By Matt Dalgleish | Source: BOM, MLA, Ag Concepts
Much of NSW and south eastern Queensland has received less than 30mm of rain this week and the drier/hotter than normal spell since the start of the year in the north, combined with the much drier than usual March to May rainfall outlook (recently released from the Bureau), seems to have brought forward some supply with Queensland slaughter levels still tracking higher this week weighing on the broader market.
Figure 1 highlights the rainfall pattern across the country since the 16th February showing reasonable levels of northern rainfall limited to the far north, a small patch in south eastern Queensland and north eastern NSW. Prices responding to the weather with declines averaging 2% noted for nearly all of the NLRS reported saleyard cattle categories this week in both Queensland and NSW, with Queensland trade steers the only group to buck the trend across the two states with a 13% gain to 316¢/kg lwt. Victoria and SA faring better, with SA trade steers leading the pack, up 9% to 327¢/kg lwt and Vic medium steers posting a respectable 5% rise to 316¢/kg lwt.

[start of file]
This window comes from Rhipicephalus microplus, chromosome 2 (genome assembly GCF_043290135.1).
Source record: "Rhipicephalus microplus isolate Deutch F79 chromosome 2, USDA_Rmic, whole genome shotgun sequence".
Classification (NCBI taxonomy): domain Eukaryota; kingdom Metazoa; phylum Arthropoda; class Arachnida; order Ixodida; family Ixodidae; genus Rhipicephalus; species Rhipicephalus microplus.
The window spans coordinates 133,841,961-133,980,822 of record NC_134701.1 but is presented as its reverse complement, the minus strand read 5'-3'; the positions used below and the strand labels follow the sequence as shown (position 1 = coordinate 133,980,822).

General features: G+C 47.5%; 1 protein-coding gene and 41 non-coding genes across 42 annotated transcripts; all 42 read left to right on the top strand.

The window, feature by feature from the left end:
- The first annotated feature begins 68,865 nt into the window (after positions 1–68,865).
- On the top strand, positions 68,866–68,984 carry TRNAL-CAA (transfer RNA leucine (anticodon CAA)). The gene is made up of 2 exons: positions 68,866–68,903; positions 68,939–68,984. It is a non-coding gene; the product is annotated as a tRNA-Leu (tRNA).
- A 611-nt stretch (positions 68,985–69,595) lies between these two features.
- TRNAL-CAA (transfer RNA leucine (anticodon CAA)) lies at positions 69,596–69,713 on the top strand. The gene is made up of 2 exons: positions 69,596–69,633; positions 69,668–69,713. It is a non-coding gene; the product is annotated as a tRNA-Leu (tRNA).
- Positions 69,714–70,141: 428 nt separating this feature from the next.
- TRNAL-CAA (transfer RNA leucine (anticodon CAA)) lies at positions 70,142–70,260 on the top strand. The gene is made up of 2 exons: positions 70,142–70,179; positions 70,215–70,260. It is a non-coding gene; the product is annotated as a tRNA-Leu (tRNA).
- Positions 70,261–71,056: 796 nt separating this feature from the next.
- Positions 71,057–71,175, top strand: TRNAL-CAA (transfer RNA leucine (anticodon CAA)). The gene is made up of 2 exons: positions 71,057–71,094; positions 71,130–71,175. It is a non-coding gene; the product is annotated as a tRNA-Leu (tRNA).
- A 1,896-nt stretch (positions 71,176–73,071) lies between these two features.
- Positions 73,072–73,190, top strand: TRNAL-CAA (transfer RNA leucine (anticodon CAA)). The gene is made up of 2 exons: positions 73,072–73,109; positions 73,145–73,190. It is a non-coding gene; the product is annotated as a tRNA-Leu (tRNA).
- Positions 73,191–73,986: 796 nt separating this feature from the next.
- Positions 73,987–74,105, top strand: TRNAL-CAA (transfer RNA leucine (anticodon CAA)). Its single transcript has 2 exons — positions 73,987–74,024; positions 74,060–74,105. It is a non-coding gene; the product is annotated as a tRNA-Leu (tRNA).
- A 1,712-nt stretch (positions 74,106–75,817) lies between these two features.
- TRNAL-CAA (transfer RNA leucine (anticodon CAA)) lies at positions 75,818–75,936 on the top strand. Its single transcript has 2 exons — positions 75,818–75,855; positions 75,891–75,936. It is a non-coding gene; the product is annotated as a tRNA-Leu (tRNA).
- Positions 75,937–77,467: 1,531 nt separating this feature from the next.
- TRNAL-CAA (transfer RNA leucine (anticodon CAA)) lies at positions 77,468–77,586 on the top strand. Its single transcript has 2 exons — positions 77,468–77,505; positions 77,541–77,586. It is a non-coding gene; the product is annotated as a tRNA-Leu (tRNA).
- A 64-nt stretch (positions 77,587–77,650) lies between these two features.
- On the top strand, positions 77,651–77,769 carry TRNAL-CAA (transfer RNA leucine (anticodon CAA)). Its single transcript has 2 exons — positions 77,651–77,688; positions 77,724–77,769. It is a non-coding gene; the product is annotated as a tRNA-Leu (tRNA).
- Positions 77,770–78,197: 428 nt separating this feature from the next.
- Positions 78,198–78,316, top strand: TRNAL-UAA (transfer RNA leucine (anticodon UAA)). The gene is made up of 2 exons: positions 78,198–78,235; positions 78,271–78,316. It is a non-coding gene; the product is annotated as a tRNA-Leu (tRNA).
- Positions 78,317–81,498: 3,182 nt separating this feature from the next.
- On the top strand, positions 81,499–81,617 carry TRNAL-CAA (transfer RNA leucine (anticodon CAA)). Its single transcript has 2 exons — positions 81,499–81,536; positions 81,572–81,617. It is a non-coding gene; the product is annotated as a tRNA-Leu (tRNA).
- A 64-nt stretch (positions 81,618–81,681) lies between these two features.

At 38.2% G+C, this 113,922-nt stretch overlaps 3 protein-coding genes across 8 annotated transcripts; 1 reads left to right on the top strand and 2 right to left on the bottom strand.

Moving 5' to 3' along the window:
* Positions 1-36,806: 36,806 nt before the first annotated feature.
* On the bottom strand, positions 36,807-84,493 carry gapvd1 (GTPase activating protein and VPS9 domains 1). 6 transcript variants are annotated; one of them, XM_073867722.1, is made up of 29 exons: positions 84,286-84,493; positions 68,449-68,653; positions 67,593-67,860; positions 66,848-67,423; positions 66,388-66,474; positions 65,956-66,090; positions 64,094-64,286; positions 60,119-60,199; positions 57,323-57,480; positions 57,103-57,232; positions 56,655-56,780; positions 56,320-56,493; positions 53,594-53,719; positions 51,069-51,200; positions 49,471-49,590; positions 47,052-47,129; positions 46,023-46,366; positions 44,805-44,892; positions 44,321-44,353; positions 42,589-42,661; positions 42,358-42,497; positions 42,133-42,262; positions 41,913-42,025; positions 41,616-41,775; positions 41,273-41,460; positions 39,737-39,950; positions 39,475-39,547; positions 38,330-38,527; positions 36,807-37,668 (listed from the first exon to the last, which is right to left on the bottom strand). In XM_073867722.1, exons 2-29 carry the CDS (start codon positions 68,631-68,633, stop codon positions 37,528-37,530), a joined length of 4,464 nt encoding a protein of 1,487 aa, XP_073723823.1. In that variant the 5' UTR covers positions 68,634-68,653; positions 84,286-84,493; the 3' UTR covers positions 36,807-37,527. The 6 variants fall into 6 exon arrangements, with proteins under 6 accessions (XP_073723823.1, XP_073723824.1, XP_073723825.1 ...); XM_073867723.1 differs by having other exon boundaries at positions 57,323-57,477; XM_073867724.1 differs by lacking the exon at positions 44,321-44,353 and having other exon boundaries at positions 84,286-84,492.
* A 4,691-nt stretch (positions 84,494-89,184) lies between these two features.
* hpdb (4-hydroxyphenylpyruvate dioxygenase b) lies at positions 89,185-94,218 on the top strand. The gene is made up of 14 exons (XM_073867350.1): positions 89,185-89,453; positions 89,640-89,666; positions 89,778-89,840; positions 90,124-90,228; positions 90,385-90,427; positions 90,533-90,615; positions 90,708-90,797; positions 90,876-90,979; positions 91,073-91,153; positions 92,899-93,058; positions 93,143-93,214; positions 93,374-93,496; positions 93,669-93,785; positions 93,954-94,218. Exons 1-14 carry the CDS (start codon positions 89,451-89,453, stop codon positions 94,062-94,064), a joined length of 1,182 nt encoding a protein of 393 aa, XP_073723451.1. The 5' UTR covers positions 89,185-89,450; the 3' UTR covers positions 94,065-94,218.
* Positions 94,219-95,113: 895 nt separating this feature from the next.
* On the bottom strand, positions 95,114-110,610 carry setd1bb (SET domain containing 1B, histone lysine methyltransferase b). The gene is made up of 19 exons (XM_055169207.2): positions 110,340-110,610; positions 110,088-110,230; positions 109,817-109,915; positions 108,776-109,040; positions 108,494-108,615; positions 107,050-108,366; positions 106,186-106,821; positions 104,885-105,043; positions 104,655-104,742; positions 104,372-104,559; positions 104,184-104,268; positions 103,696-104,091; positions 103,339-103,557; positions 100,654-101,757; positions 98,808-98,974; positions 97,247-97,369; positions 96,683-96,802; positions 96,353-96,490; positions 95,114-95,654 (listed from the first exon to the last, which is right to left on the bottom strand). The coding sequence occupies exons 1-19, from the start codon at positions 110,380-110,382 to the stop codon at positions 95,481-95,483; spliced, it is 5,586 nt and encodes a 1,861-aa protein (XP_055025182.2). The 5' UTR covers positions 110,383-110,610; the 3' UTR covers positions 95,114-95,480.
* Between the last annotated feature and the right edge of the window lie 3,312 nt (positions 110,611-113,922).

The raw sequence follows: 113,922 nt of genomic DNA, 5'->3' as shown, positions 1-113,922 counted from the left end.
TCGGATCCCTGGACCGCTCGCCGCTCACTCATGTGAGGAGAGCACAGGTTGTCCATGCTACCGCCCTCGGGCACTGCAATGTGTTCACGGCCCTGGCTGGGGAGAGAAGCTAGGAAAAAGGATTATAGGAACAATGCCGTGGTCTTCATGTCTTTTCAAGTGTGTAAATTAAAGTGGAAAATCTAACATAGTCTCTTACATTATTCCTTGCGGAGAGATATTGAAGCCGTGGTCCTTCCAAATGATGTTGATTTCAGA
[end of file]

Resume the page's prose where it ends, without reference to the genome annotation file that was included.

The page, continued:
The higher supply being drawn out in the north evident in the slaughter figures for Queensland for the week ending 16th February shown in figure 2. A gain of 5% on the week to see it post slightly over 67,000 head, an increase of 15% on the same week last year.
The northern price declines weighing on the Eastern Young Cattle Indicator (EYCI) to see it drift to lows not seen since June 2016 to close the week down 2.4% to 621.75¢/kg cwt – figure 3. Although it’s not all doom and gloom with the 90CL beef export price to the US posting a 1.6% gain to see it back above 600¢ in A$ terms and hitting highs not seen since August 2016 to close at 601.3¢/kg CIF.
Despite the spectre of drier than normal seasonal factors weighing on the market this week the relatively tight supply of cattle across the nation and improving export prices, which are likely to continue to be supported as the US move closer toward the “grilling season”, should provide a base to broader cattle prices in the coming few weeks/months. It likely we are in for a bit of sideways movement between 580 – 650¢/kg cwt for the EYCI until the seasonal winter tightening of supply sees it peak around the 700¢ level.
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